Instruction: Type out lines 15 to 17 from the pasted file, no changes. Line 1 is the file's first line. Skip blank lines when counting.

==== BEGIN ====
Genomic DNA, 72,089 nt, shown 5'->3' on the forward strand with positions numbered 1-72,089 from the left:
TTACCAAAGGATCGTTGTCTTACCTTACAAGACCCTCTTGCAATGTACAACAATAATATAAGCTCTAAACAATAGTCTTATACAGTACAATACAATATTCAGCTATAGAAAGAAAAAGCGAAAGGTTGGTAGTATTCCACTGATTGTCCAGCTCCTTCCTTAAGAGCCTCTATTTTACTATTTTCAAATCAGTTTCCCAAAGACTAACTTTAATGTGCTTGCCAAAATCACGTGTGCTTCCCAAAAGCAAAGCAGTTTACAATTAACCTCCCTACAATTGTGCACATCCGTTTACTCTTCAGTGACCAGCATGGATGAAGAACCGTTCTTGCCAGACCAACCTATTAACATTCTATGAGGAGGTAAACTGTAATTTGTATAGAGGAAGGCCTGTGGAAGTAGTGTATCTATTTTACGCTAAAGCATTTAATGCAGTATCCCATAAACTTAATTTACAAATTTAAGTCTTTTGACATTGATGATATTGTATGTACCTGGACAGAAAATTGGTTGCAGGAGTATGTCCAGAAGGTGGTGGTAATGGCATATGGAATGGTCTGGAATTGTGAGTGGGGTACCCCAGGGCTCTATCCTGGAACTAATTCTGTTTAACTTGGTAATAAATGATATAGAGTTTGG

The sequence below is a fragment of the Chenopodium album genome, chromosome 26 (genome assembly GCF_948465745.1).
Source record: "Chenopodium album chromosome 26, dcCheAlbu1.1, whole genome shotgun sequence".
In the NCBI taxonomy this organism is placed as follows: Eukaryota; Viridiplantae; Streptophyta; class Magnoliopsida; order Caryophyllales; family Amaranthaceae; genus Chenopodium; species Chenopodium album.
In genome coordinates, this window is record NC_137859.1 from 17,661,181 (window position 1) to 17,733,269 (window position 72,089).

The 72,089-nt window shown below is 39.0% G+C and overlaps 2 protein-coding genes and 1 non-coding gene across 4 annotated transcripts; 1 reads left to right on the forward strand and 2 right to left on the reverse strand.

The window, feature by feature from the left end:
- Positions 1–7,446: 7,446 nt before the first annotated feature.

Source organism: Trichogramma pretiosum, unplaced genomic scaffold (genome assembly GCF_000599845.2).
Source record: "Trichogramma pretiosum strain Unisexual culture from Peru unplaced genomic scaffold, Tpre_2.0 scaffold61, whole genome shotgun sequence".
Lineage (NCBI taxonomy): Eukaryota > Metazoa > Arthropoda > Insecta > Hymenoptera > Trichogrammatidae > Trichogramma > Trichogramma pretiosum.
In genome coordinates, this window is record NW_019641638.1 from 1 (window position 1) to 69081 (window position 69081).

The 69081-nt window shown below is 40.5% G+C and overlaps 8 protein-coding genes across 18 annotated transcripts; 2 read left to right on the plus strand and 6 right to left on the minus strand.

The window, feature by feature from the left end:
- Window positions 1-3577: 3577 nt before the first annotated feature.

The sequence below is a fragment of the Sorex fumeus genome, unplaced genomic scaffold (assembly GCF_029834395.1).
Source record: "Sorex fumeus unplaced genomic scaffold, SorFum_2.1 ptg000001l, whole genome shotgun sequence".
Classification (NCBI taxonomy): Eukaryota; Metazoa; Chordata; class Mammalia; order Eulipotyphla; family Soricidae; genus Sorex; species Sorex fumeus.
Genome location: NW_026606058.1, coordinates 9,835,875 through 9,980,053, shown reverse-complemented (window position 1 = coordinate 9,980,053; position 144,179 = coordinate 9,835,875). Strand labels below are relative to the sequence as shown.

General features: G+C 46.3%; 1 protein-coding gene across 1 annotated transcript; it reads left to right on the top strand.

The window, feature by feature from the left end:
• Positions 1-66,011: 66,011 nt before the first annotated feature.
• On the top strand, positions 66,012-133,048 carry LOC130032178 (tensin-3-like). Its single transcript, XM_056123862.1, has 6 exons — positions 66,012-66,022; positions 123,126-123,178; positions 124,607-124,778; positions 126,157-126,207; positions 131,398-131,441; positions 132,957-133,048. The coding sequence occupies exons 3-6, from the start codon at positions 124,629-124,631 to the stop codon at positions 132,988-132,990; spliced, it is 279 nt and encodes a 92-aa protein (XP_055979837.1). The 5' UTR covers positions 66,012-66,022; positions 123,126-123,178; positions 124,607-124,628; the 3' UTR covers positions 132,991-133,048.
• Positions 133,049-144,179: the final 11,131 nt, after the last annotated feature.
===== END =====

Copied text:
The window, feature by feature from the left end:
- Window positions 1-3577: 3577 nt before the first annotated feature.

The sequence below is a fragment of the Sorex fumeus genome, unplaced genomic scaffold (assembly GCF_029834395.1).